My Wish

Engrossed in an article I was writing, I looked up and said “What?”   My daughter was standing there, laughing and repeating what I missed, rushing to speak, “1,2,3,4 make a wish! . . .  1,2,3,4 make a wish!  Oh you missed it.  You are supposed to make a wish when the clock has the numbers all in a row like that.”   She smiled at me because I didn’t know the childhood game of wishing when you see numbers displayed in a row.  In turn, I smiled back because I thought it was dear that at the very grown up age of 25 she had not lost the hope of wishes coming true. 

Since my diagnosis of Triple Negative Inflammatory Breast Cancer (IBC) in the summer of 2007, I have wished and prayed and talked and begged and hoped.

I wished.

I wished I could have spared my husband and children watching me almost die.

I prayed.

I prayed that regardless of where my cancer journey led me that I would have the grace to do what I needed to do and do it well.

I talked.

I talked to anyone and everyone I could get to listen to me.  We know that breast cancer is a horrible disease, but we need to add something new to the breast cancer conversation.  There is a grand dame of breast cancers called Inflammatory Breast Cancer, and we need to talk about it.

And I begged.

I begged people to help me do something to make the situation better.  I had a plan.  I wanted to educate the public, to educate the medical community and to fund research for this orphaned form of breast cancer.  The word “rare” got in the way of my message giving people a false sense of safety.  The world “rare” does not mean “never”, and the word “rare” offers little comfort when it is you.

At first it was slow.   We have a society drowning in pink fatigue, so to get someone to listen to my message was a difficult mission.  To deliver information as different as IBC facts was very challenging.  A mammogram does not read it.  IBC does not commonly present with a lump.   There is not a form of early detection, so the patient will not know they have it prior to a stage three.  It tends to strike younger women.   IBC has a skin presentation that can come on overnight.  IBC is viewed as the most fatal form of breast cancer.  The list of what is different about IBC is longer than the facts of what we do know about the disease itself.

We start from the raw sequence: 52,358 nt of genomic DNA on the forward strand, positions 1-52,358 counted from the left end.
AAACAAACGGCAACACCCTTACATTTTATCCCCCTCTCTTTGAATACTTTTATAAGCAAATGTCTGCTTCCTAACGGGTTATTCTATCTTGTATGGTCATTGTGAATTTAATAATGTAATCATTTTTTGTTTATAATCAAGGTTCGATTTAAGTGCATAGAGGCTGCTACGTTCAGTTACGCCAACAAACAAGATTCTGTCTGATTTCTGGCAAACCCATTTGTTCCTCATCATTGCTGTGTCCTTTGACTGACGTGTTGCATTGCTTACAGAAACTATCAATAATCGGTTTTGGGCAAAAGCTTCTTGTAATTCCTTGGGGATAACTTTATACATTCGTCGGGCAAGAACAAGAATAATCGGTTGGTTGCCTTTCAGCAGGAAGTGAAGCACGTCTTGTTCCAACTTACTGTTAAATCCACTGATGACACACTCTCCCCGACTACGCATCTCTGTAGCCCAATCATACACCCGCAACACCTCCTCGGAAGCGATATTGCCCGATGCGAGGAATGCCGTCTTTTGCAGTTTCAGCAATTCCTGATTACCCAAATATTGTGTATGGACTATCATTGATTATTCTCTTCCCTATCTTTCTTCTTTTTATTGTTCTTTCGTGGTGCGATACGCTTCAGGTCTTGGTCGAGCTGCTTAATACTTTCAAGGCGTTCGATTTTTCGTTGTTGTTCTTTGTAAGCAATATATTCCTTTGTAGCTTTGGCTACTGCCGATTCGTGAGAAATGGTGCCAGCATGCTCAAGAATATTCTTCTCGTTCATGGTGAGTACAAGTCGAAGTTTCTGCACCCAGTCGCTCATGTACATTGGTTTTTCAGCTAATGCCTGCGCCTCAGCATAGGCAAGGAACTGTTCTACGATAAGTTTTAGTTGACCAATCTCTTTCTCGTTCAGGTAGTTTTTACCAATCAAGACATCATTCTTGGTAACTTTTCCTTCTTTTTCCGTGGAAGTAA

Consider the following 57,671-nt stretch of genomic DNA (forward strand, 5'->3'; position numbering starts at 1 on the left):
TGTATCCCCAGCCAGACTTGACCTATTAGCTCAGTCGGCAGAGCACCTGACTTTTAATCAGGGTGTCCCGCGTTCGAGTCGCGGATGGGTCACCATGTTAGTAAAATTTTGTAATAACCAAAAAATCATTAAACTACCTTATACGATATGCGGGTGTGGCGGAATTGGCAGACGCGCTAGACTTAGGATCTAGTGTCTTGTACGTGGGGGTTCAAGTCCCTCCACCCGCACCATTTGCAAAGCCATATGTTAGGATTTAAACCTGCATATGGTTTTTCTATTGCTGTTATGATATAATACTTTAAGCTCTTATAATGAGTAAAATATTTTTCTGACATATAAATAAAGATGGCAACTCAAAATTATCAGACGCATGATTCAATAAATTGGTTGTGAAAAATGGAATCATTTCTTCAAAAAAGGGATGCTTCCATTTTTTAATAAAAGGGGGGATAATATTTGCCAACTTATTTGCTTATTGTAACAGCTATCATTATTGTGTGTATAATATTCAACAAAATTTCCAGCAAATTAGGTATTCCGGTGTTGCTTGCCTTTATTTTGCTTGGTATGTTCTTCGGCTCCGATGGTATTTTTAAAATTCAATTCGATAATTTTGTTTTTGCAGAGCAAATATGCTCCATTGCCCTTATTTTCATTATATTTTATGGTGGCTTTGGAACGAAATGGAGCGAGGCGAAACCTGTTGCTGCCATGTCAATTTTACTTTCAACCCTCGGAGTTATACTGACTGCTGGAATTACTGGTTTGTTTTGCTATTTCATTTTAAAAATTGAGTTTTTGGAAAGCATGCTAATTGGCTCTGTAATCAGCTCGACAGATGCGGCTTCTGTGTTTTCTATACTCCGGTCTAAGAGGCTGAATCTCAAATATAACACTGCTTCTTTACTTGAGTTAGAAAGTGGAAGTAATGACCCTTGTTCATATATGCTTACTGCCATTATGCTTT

And I hoped.

As I wished, prayed, talked and begged, my hope grew, and honestly it was as if it took on a life of its own.  People were listening, people shared my hope, and the medical community encouraged me along.  Doctors who treat women with IBC were calling me, asking me to help them so they could better diagnose IBC.  Patients were calling me because they heard I was healthy six years post my diagnoses and that gave them hope.  I made friendships with young women like Casey Edwards and Lori Grennan, who shared their IBC story with me and were both passionately working to get research funded. Researchers franticly seeking  grant funding were calling for support, long tired of reading the letters sent  in reply to their funding requests.  The letters of refusal almost always had the same language:  “Great science, clearly will save lives, but since IBC is a rare disease with little global impact, grant refused.”

Now I would like to share some numbers, not 1, 2, 3, 4, but $30,000 and $75,000.  Those numbers are the ones I am wishing on.  Those numbers reflect the total donated to IBC research via The IBC Network Foundation.  Combined, that is over $100,000 of funding raised in the past 14 months.  For you Casey, and Lori, not in time to help save your lives, but wishing, none the less that our hearts desires are granted. 

Hope always, Terry
www.theibcnetwork.org

Photo above: The funding of the Statin Trial at MDA with Dr. Woodward, Suzanne Boase, Barbara Parmley, Laurie Main, Terry Arnold, Dr. Reuben, Uneo.

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